Prof. Michael MacCoss
Professor of Genome Sciences, University of Washington
Having your cake and eating it too: Can proteomics be both comprehensive and quantitative?
Proteomics technology has improved dramatically over the last decade. The technology developments have largely been directed around instrument hardware, where instruments have been developed that scan faster, are more sensitive, and have greater mass measurement accuracy. However, the basic workflow has remained largely unchanged — mass spectrometers are directed toward the acquisition of tandem mass spectra by applying data dependent acquisition (DDA) on the most abundant molecular species eluting from a chromatography column. Alternatively, efforts have focused on the acquisition of mass spectrometry data on target peptides of interest. An alternative to DDA is an acquisition approach known as data independent acquisition (DIA). Data independent acquisition (DIA) acquires comprehensive MS/MS information in a single LC-MS/MS run using a repeated cycle of wide-window MS/MS scans. With improvements in instrument hardware and instrument control software, the practical experimental difference between a targeted and discovery proteomics is beginning to blur. DIA aims to combine the unbiased acquisition capabilities of data dependent acquisition with the sensitivity and reproducibility of a fully targeted data acquisition. However, performing analyses on these new unbiased acquisition strategies provides a significant change from the traditional proteomics workflow and have required the development of novel computational strategies to analyze, visualize, and interpret these data. I will present work illustrating our efforts in the development of new proteomics acquisition strategies and workflows. Additionally I provide a vision for challenges that still need to be overcome before these analyses become routine.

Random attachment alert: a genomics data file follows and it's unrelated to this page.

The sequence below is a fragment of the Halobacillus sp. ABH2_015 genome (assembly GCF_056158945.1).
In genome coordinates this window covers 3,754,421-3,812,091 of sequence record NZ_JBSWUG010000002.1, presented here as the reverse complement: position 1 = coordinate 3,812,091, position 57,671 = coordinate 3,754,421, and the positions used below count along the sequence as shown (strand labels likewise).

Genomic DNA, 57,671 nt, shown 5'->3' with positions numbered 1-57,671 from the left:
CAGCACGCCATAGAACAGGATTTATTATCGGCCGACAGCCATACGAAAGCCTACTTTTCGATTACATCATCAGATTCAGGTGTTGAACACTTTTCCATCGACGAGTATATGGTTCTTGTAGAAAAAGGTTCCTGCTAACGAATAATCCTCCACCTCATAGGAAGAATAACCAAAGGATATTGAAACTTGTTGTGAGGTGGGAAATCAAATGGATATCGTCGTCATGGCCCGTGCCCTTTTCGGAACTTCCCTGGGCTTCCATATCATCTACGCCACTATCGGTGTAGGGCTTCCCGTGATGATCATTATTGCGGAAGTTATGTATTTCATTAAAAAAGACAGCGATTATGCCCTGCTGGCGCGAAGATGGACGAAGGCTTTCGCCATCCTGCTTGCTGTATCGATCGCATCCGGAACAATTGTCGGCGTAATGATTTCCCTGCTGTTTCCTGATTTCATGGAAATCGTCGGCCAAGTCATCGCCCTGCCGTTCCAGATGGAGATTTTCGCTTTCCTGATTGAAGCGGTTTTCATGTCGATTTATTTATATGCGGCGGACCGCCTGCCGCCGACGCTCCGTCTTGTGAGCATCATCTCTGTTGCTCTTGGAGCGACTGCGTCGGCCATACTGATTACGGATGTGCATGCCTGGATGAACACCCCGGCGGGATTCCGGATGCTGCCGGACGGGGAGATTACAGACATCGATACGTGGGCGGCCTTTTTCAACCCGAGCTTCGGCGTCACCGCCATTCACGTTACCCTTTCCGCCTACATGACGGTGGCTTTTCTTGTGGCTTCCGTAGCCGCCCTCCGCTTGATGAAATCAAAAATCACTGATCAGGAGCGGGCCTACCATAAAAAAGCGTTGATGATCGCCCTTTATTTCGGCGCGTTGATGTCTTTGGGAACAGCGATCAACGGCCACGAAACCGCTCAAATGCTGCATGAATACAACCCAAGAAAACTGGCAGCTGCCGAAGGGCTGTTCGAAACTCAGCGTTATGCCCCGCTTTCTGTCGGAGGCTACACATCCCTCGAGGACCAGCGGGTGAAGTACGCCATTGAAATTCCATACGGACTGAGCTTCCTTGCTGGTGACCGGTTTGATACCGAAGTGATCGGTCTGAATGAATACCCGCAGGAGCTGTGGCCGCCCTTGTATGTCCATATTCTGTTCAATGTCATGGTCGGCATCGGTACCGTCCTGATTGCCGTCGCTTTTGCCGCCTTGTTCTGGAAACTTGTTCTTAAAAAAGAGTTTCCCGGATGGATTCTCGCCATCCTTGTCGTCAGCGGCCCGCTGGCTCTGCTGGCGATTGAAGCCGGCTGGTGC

After completing his postdoctoral fellowship with John Yates at the Scripps Institute, Michael MacCoss joined the University of Washington in 2004 as an Assistant Professor of Genome Sciences, and was promoted to full Professor in 2014. His research focuses on the development and application of mass spectrometry based technologies for the high throughput characterization of complex protein mixtures.
He has made a number of seminal contributions to the field of proteomics, and most importantly on the development of methods and technologies for peptide quantification and analysis software. Software tools developed by the MacCoss’s laboratory facilitate many aspects of mass spectrometry data analysis, and include tools for liquid chromatography mass spectrometry (LC-MS) feature finding, spectrum library searching, peak detection, post-processors for peptide database searching. He also developed the Percolator algorithm, which improves peptide identifications from proteomic analyses through semi-supervised machine learning. Percolator became widely adopted in part because of its use of a liberal open source license that encourages companies to build on Percolator and promotes incorporation into commercial software packages (e.g. Mascot and Proteome Discoverer). His lab also developed and continue supporting an integrated set of software tools called Skyline that enables methods to be easily transferred and tested across labs and instrument platforms. More recently, his lab also substantially advanced the new area of data-independent MS analyses. Mike MacCoss’s philosophy on making software freely available, providing support, and enabling regular training for proteomics has greatly benefited the field of protein sciences.
Date(s) - May 7, 2018
6:00 pm - 9:00 pm
Emplacement / Location
Morris and Rosalind Goodman Agora